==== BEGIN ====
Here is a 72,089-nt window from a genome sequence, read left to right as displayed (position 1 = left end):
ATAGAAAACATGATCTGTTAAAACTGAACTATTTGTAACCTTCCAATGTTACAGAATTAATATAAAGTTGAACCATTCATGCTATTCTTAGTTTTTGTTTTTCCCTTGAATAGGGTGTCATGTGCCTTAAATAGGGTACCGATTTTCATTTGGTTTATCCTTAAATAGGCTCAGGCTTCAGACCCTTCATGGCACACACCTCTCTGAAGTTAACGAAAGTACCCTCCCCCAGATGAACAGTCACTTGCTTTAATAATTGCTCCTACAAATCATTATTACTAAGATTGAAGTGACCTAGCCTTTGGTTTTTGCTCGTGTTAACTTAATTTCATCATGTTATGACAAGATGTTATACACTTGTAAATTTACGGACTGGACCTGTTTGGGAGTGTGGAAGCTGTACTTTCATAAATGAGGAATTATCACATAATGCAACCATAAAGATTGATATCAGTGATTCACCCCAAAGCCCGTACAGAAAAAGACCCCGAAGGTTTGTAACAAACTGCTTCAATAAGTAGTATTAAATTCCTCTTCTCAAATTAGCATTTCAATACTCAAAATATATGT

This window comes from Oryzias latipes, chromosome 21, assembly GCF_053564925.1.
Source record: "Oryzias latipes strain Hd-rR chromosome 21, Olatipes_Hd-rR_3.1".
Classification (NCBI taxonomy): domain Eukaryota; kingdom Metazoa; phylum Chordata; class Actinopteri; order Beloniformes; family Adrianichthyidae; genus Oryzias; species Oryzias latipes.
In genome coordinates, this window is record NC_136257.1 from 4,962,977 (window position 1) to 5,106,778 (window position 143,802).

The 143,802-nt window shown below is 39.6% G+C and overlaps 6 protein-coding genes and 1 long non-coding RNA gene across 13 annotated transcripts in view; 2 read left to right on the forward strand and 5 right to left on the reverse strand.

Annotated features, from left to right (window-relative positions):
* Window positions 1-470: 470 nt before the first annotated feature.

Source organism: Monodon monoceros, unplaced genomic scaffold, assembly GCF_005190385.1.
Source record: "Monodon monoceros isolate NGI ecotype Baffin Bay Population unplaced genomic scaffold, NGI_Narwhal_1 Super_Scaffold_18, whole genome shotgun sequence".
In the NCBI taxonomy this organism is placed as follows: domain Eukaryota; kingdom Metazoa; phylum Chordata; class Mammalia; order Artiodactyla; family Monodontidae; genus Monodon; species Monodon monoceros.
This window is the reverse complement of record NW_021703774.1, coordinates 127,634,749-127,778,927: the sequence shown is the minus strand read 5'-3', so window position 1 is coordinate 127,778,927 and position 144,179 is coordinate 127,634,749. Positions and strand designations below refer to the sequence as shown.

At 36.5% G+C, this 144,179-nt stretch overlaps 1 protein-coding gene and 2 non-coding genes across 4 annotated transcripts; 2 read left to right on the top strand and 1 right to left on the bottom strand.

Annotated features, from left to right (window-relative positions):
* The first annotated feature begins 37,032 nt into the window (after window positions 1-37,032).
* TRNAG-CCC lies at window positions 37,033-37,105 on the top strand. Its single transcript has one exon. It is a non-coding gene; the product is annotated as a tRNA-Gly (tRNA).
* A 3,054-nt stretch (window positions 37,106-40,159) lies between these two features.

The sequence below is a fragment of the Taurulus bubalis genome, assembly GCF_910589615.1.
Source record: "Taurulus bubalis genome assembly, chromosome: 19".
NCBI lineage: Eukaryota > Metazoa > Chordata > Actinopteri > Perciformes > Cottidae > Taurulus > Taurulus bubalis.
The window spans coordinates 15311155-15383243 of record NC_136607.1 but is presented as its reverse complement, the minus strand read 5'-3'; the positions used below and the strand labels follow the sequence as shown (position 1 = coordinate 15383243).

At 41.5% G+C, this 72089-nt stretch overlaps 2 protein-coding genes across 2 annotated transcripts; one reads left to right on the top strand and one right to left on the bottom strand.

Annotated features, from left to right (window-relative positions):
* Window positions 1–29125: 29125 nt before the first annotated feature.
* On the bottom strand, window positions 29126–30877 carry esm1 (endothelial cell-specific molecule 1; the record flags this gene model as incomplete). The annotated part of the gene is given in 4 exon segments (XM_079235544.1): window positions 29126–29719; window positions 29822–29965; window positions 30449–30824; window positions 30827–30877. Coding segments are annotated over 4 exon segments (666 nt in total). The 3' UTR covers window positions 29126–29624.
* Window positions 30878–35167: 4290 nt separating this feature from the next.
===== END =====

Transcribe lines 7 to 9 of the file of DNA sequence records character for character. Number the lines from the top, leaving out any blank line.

The 143,802-nt window shown below is 39.6% G+C and overlaps 6 protein-coding genes and 1 long non-coding RNA gene across 13 annotated transcripts in view; 2 read left to right on the forward strand and 5 right to left on the reverse strand.

Annotated features, from left to right (window-relative positions):
* Window positions 1-470: 470 nt before the first annotated feature.